The premiership of Robert Abela solemnly set sail to the ring of a quote by his father: “He is his own man”. The risk of looking otherwise all the time was foremost on the Abelas’ minds. The signals Abela gave were mixed though. After his first sunrise as a party leader, he was at his predecessor’s home posing for Joseph Muscat’s instagram account. The catchword for the party constituency that chose him was ‘continuity’.

That was easily decipherable code for the Labour Party having nothing to regret, nothing to apologise for.

Let’s be fair to the man. It was not all continuity. There was some timid flirtation with change when Chris Cardona and Konrad Mizzi were left out of the cabinet.

Abela would soon discover that simultaneously pleasing his party’s critics and his party’s core supporters would be an impossible feat. Even for him. The problem with supporters of the Labour Party is that they’re not merely after the good health of the political party they support and the country they live in. Politics in this country is fuelled by Schadenfreude. It is the humiliation of the Nationalists that your garden variety Labour supporter must feed on.

Even the mere thought of a call from the opposing party being heeded by their own is anathema. Abela anticipated this. He hoped last January he could get away with allowing Cardona to stay on as party deputy leader and together with Mizzi to remain a Labour MP.

When the mud they were sinking in had reached their eyes he needed to push them out of the party altogether.

While Abela kept them in the party, he lost the cautious respect of people who wanted to give him a chance.  By acting at all, he angered Labour Party supporters who now see him as weak in the face of street protesters, indistinguishable in the eyes of the undiscerning One TV viewer from the Big Nationalist Conspiracy.

It’s hard to find an accurate translation of the specific meaning of “ma npaxxuhomx” when it is used in the local political context. It literally means one should not act in a way that gives pleasure to the enemy. That does not merely mean ‘let us not harm ourselves in a way that gives our enemy advantage’. It means rather that ‘we should let our wounds fester, because if we were to dress them, we’d be pleasing the enemy into thinking they inflicted them on us’.

It is the humiliation of the Nationalists that your garden variety Labour supporter must feed on

The Nationalist Party has been having quite a bit of this in the last two years or so. Party supporters understand as much as anyone the pathological inadequacy of Adrian Delia.

They perceive it more than most because nostalgia for the half century that preceded him comes easy to them. But many would not admit their dim views of the present party boss aloud. They would chide people who do, because they would be pleasing Labour – tpaxxihom – by even acknowledging that their opposition’s captain cannot tell his left political shoe from his right.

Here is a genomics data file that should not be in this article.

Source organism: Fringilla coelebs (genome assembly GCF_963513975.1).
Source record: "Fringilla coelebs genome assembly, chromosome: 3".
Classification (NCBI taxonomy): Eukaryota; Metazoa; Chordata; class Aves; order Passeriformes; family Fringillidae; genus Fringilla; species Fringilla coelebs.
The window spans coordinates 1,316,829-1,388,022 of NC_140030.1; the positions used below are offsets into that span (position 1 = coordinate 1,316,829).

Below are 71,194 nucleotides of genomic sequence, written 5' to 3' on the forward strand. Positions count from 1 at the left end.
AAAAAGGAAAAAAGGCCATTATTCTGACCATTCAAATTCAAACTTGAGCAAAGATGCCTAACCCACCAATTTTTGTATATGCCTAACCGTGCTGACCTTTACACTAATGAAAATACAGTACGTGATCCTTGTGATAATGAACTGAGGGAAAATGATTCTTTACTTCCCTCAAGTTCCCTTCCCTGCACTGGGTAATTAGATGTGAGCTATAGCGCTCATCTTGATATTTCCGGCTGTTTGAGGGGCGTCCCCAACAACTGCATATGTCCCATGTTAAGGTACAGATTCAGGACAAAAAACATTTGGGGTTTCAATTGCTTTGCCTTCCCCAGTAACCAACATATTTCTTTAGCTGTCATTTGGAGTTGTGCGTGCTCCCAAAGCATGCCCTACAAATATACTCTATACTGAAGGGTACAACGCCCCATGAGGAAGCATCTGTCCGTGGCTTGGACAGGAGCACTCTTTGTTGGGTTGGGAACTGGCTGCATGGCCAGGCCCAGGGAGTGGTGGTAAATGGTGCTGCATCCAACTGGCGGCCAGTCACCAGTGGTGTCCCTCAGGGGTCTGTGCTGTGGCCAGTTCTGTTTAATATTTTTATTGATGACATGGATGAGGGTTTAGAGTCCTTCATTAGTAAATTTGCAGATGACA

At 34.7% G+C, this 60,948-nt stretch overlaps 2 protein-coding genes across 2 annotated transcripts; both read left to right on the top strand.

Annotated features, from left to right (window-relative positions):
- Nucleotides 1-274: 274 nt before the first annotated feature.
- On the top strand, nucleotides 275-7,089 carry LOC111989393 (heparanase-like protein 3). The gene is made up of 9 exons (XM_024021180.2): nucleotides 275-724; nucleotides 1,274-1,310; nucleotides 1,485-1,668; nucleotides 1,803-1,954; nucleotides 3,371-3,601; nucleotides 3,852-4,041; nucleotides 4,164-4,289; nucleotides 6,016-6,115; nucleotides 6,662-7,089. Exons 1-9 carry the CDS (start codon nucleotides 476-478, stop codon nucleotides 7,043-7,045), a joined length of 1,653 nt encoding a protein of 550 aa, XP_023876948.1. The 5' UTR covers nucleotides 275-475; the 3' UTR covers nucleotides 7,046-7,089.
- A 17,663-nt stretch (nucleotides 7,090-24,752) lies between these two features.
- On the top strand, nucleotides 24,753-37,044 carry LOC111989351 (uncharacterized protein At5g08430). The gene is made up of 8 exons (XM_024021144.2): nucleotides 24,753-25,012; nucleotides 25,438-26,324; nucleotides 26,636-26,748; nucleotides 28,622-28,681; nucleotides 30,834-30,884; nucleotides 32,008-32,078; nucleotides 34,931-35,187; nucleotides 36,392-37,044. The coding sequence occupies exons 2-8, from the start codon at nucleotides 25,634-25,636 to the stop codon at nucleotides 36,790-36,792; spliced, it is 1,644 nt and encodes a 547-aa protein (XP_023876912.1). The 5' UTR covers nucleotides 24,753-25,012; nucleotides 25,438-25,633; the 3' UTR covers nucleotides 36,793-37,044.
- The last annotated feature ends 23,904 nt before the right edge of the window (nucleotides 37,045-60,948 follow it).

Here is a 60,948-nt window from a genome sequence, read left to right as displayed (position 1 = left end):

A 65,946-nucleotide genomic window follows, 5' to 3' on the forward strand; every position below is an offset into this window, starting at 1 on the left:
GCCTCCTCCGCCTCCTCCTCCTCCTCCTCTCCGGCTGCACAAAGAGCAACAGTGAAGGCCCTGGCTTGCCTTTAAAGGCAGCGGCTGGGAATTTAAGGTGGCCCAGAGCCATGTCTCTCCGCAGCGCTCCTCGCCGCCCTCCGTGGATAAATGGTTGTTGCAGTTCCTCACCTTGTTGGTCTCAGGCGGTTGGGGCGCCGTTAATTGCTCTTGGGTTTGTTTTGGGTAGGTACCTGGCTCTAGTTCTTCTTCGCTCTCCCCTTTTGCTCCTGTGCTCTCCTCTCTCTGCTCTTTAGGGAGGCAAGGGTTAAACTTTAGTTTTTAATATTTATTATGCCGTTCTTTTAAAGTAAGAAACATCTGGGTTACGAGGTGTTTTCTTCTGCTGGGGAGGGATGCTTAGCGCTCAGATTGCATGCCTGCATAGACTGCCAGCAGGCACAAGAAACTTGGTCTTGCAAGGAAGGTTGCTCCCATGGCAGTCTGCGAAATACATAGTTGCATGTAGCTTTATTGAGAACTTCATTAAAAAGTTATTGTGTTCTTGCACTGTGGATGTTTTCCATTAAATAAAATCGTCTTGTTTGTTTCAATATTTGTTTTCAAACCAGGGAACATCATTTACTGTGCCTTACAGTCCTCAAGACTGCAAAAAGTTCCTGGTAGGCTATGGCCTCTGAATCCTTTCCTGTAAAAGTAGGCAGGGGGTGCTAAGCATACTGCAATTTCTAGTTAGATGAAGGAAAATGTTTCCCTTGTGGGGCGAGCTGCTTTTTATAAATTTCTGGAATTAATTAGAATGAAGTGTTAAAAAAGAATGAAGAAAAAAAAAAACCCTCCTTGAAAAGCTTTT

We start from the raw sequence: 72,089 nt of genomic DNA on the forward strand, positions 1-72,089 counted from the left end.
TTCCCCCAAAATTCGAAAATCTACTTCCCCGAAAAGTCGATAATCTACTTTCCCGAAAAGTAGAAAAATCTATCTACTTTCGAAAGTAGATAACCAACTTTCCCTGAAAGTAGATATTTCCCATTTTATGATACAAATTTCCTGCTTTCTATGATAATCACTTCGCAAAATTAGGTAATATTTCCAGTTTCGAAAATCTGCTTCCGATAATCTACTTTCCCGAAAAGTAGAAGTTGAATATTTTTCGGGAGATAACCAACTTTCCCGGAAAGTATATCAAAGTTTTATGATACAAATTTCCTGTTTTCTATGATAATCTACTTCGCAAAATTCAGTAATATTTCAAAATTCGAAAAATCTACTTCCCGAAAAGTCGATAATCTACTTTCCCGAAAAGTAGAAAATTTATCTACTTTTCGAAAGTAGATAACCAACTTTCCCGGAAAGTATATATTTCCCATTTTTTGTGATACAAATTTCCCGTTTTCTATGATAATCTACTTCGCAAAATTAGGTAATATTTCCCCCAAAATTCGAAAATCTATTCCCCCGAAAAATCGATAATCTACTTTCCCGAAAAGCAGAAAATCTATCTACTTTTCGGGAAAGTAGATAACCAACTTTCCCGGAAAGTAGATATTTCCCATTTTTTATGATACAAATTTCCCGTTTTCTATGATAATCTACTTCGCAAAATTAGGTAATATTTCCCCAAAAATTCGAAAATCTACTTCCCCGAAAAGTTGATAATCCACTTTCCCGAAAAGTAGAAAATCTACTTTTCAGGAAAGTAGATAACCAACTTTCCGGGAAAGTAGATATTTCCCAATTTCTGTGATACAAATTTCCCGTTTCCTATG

This knowing loyalty committed to an agreed fiction that is adopted as an official party truth divorces supporters from objective reality by an ever-wider wedge.

Consider the four years that went by between the discovery of Mizzi’s Panama secrets and his removal from the Labour Party. Over that long period of time, Labour supporters went on a journey with their idols through a fantasy world of witch-bloggers, power-hungry PN-flag waving liars and treasonous protesters. And through that universe beset by dangers and evil-doers, their famousest of hobbits Joseph, Konrad, Keith and Chris, wobbled across the scorched landscape, dodging dangers and marching heroically and tragically towards socialist bliss.

The point is that these Labour Party supporters did not spend four years giving Mizzi the benefit of the doubt, which is bonkers enough.

They spent four years sympathising with him, convincing themselves he was being targeted with slander because he was about as capable at being a government minister as Muscat promised he would be.

The shock of his removal from the Labour Party this June comes from what they think is an unmitigated injustice. They shudder at the sight of Abela turning on Mizzi like Boromir lunging at one of the hobbits.

Abela doesn’t merely need the courage to oust his predecessor’s corrupt clan. He needs to convince their supporters, whom he fully expects to inherit wholesale as his own supporters that reality is nowhere near what they imagined it to be for the last seven years of their lives.

Reality is what the hated bloggers dead or alive, the international news organisations put to work under David Casa’s whip, the baby-eating Jason Azzopardi and the marauding barbarians shouting “ġustizzja” in the streets of Valletta said it was.

You know when it will really get tough? When it’s time for them to face the reality of the god of the false religion they’ve been practising since Alfred Sant called it a day; when it’s time for Abela to become his own man and tell Muscat’s supporters they had been following a crook, hopping to the tune of a pied piper leading them to oblivion.

That bar may prove so high that not even Abela’s muscles might manage to stretch up high enough to reach it.

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